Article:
Joseph Goldstein – Insight Hour – Ep. 105 – Cultivating Loving Thought

From the infamous 1974 Naropa summer sessions, Joseph Goldstein answers audience questions on love, wisdom, practice, perspective, metta, impermanence, silence, and cultivating loving thought.

From the infamous 1974 Naropa summer sessions, Joseph Goldstein answers audience questions on love, wisdom, practice, perspective, metta, impermanence, silence, and cultivating loving thought.

In this vintage July 5th, 1974 dharma talk from Chogyam Trungpa Rinpoche’s Naropa University, nestled in the mountains in beautiful Boulder, Colorado, a young Joseph Goldstein shares meditation instructions for the Yogas of the Bhagavad Gita course he was invited to teach alongside Ram Dass during the Naropa grand opening summer sessions. Having first met and impressed Ram Dass with his deep practice and wisdom cultivation in Bodh Gaya in the early 1970’s, this invitation and opportunity would open the door for Joseph’s life path of teaching meditation and mindfulness.

Cultivating Loving Thought: Balancing Love & Wisdom

Opening the session by straying away from his usual topic of crystal clear mindful awareness within a Buddhist framework, Joseph Goldstein, in the spirit of Ram Dass (who invited him to teach meditation for this Yogas of the Bhagavad Gita course), offers a balanced a nuanced instruction for the cultivation of loving thought. Through this lens, Joseph contemplates the balance between love and wisdom, and oneness and duality; offering metta (loving kindness) phrases for cultivating the mental factor of love.

“The cultivation of loving thought is a useful factor of mind to develop for the practice of insight. When love is highly developed in the mind, the mind gets very flexible, pliable, soft, gentle, and workable. The awareness and clarity can then be very sharp, smooth, and easy. It’s as if the mind has been tempered by this quality of love, so that then a penetrating awareness can be applied.” – Joseph Goldstein 

For the full story of how Joseph met Ram Dass and the wild synchronicity that brought him to Naropa, tune into Ep. 373 of Mindrolling
Practice & Perspective: Loving Kindness & Impermanence (11:14)

Joseph answers audience questions on how to offer and receive forgiveness, before sharing the Buddha’s illuminating perspective on the transformative and fruitful power of cultivating loving thought. Outlining the relationship between loving-kindness and impermanence, Jospeh offers an escape ladder from the spinning wheel of samsara (the delusion, ignorance, and greed which keeps us stuck in suffering), inviting us into the development of penetrating insight awareness into the nature of all phenomenon.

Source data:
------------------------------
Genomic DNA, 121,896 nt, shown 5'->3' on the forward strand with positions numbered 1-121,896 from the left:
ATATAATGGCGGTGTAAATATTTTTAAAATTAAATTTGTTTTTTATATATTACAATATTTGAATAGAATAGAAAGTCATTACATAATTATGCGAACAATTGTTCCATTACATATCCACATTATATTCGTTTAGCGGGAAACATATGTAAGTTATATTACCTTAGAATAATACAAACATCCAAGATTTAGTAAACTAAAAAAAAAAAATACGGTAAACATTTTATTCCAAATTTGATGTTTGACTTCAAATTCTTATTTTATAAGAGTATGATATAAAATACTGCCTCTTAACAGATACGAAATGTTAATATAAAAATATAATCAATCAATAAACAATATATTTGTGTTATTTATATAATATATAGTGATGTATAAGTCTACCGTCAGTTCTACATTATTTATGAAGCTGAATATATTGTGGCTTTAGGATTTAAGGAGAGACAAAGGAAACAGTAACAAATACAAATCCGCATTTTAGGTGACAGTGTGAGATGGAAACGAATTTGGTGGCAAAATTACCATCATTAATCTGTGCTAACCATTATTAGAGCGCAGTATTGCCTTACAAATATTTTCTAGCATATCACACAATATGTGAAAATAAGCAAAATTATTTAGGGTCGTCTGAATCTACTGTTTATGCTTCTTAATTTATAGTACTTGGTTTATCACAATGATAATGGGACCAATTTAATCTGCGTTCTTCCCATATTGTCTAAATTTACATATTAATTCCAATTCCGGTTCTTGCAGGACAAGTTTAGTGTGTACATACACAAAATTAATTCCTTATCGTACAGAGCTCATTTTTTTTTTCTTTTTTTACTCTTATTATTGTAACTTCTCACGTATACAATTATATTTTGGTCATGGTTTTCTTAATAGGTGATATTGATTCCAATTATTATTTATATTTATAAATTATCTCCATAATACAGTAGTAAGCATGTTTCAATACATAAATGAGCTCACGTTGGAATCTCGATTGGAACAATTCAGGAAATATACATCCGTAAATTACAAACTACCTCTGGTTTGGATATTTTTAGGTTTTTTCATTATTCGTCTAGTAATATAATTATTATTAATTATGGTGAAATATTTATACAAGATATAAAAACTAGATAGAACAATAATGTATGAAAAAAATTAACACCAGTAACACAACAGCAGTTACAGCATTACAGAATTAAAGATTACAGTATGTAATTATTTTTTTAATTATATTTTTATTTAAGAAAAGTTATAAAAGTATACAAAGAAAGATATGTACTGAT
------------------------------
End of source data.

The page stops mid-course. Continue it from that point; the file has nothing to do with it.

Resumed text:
“Buddha said that cultivating loving thought for even a single moment is many times more fruitful, more purifying, than if one had offered food and robes to the Buddha himself and the whole order of monks. So powerful is the generation of a single moment of true loving kindness.” – Joseph Goldstein 

“There should be no identification with wisdom. ‘Oh, I’m so wise.’ That’s not the path anymore. Wisdom itself is just another mental factor. It’s impersonal, it’s not self. It has a certain function: to bring to the mind a state of balance which can intuit nirvana, the ending of the process.” – Joseph Goldstein 

For insights into loving kindness and stories of Joseph, Ram Dass, & Trungpa at Naropa, join Sharon Salzberg, on Ep. 372 of Mindrolling
Awareness & the Quiet Mind: Labeling & Silence (29:45)

Wading through a flowing babbling brook of earnest audience questions in regards to finding balance and steadiness of mind amidst our habitually turbulent thought-streams, Joseph relays the important technique of mental labeling – mindfully noting the thoughts and sensations which arise in the body. In the recognition and awareness of their arising-and-passing-away due to their inherently empty nature, a steady silence of mind is cultivated.

“You don’t want to be daydreaming. You don’t want things to be happening unaware. You don’t want thoughts to be coming, and then five minutes later realize you’ve been thinking that whole time. All of that period is a state of sleep, just like dreaming. But the awareness is very silent. With a very silent mind you can watch that flow.” – Joseph Goldstein

Jack Kornfield shares wisdom and stories of Joseph and Ram Dass at the infamous 1974 Naropa summer sessions, on Ep. 371 of Mindrolling

Images via My Ocean Production and Dean Drobot